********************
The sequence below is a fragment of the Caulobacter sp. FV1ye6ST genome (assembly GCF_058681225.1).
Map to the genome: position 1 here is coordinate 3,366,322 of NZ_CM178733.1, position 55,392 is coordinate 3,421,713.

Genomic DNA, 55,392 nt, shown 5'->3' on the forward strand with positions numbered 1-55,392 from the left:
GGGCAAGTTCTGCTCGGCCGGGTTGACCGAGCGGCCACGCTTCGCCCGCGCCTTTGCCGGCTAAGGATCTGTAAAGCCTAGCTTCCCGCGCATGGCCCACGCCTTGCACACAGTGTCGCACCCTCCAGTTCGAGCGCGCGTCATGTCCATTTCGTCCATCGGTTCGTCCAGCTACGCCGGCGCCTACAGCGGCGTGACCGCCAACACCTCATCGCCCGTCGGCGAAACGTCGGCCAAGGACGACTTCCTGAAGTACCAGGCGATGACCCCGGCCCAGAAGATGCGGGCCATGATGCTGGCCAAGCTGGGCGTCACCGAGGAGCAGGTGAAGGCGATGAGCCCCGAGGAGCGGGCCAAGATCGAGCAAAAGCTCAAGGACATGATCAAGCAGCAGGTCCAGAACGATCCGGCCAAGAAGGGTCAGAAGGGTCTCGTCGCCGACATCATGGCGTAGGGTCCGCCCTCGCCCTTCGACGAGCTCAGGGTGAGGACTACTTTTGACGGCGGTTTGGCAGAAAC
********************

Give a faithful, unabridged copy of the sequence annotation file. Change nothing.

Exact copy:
The sequence below is a fragment of the Caulobacter sp. FV1ye6ST genome (assembly GCF_058681225.1).
Map to the genome: position 1 here is coordinate 3,366,322 of NZ_CM178733.1, position 55,392 is coordinate 3,421,713.

Genomic DNA, 55,392 nt, shown 5'->3' on the forward strand with positions numbered 1-55,392 from the left:
GGGCAAGTTCTGCTCGGCCGGGTTGACCGAGCGGCCACGCTTCGCCCGCGCCTTTGCCGGCTAAGGATCTGTAAAGCCTAGCTTCCCGCGCATGGCCCACGCCTTGCACACAGTGTCGCACCCTCCAGTTCGAGCGCGCGTCATGTCCATTTCGTCCATCGGTTCGTCCAGCTACGCCGGCGCCTACAGCGGCGTGACCGCCAACACCTCATCGCCCGTCGGCGAAACGTCGGCCAAGGACGACTTCCTGAAGTACCAGGCGATGACCCCGGCCCAGAAGATGCGGGCCATGATGCTGGCCAAGCTGGGCGTCACCGAGGAGCAGGTGAAGGCGATGAGCCCCGAGGAGCGGGCCAAGATCGAGCAAAAGCTCAAGGACATGATCAAGCAGCAGGTCCAGAACGATCCGGCCAAGAAGGGTCAGAAGGGTCTCGTCGCCGACATCATGGCGTAGGGTCCGCCCTCGCCCTTCGACGAGCTCAGGGTGAGGACTACTTTTGACGGCGGTTTGGCAGAAAC